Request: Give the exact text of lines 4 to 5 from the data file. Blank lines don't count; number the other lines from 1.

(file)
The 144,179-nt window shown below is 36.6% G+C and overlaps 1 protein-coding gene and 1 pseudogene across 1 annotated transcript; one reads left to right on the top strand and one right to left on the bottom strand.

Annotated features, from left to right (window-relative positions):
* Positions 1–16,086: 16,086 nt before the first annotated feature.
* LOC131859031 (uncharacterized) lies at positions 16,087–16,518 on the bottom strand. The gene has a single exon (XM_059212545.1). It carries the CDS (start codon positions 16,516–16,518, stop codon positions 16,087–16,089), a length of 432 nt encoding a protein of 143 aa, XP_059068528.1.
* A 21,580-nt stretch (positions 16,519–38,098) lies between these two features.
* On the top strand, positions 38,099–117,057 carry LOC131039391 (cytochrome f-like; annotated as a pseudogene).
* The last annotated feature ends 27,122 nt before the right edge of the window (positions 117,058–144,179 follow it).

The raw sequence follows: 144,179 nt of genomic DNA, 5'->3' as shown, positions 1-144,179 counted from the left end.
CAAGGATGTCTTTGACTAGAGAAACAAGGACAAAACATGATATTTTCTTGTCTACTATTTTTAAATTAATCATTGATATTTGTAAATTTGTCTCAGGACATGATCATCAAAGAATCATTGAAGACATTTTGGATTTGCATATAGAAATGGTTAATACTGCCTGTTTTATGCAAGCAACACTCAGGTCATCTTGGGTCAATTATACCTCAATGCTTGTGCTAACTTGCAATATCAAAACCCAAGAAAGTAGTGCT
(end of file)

* LOC131859031 (uncharacterized) lies at positions 16,087–16,518 on the bottom strand. The gene has a single exon (XM_059212545.1). It carries the CDS (start codon positions 16,516–16,518, stop codon positions 16,087–16,089), a length of 432 nt encoding a protein of 143 aa, XP_059068528.1.
* A 21,580-nt stretch (positions 16,519–38,098) lies between these two features.